Stephen does a great job, and he managed to hire musicians from Waterford from the previous round of funding, he’s likely to do so again. I’m sure he’d rather be working in Waterford, he continues to run events here off his own bat, but there is no dedicated live music venue here for him to work in.
In the submission for the Waterford City and County Development Plan from Waterford Institute of Technology (WIT), one area that was highlighted for consideration was the lack of a dedicated music venue in the city, and this issue goes beyond securing performance grants.
When businesses and individuals go in search of a base for themselves, one of the things that is high on their list of considerations is quality of life.
A vibrant live music scene is a key consideration in the life of a city. Even though we have some great gigs happening, with promoters and organisers doing some great things, we’ve fallen well behind other Irish cities in this regard.
The Live Performance Support Scheme list does highlight some important issues for Waterford, but they go deeper than the amount of money awarded. The thing that causes me most concern about this scheme isn’t who was awarded the grants, but who didn’t get the grants and how the thing is being used.
Three weeks ago, Fáilte Ireland issued guidelines that stated “No live/loud music”. On foot of this thousands of musicians had gigs cancelled and they are still being prevented from working.
We are now in a situation where a harpist can’t play acoustically in the foyer of a hotel, but a bunch of strangers can get into a swimming pool together.
This makes no sense, and although we’ve become used to a lack of logic in relation to guidelines and advice from government, keeping music industry professionals out of work is having the gravest impact imaginable. There are reported cases of music industry professionals taking their lives.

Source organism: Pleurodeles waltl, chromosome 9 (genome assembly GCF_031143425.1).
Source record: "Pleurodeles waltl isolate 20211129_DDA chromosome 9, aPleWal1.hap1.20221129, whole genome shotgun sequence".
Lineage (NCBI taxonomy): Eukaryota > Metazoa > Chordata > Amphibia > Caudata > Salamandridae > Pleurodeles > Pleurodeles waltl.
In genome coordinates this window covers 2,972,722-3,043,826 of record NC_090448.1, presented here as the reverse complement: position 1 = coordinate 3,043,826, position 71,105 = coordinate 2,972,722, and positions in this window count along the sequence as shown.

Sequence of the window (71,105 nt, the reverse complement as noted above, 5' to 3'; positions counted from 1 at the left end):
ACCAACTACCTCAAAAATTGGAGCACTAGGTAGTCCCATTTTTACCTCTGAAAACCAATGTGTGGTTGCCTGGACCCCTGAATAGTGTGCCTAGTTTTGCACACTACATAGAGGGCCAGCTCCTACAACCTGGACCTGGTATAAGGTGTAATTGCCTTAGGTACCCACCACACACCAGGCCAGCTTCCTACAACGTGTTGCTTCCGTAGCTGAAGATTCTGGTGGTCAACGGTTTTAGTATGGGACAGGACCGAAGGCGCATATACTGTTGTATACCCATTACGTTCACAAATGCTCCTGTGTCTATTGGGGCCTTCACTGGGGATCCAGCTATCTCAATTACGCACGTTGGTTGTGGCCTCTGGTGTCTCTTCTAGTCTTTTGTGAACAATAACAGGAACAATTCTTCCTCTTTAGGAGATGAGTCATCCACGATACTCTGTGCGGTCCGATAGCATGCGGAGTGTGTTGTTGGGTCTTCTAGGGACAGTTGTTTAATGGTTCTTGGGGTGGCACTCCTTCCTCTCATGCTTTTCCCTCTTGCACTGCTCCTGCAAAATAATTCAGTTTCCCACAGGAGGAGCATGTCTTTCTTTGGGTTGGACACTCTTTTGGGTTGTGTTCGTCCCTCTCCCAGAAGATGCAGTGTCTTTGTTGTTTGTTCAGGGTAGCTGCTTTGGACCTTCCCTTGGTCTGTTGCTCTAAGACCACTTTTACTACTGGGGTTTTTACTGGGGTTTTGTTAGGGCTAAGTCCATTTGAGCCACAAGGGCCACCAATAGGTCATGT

Awarding 237 projects funding is a drop in the ocean, and isn’t much use to the thousands of music industry professionals who are being kept from working, illogically in some instances. One of the criteria of qualifying for this funding scheme is that all performances and promotion will display government branding. It’s being effectively used as a distraction and a PR vehicle.
We were told that the first pilot gig in the Iveagh Gardens would include testing and relevant data gathering. It didn’t. Instead, it was used as another effective PR vehicle with Minster Martin posting videos of herself dancing at a gig that didn’t deliver on what it promised.
I talked to music industry professionals who worked on that show, they too expressed their frustration with the outcome.
The Live Performance Support Scheme is a very expensive plaster that’s being used to patch up a gaping wound, it’s purpose being to distract from real support and delay a review of unfounded blanket guidelines that are keeping thousands of music industry professionals out of work.
We all deserve better, and tomorrow (Wednesday June 23 at noon) at the Garden of Remembrance in Dublin, I’ll be standing with my friends and colleagues to ask for better.
If you care about music and how the people who make it are being treated, it’d be great to see you there too.
Mark Graham plays with the band King Kong Company, Produces and Presents The Irish Music Industry Podcast and teaches on the BA Music course in WIT.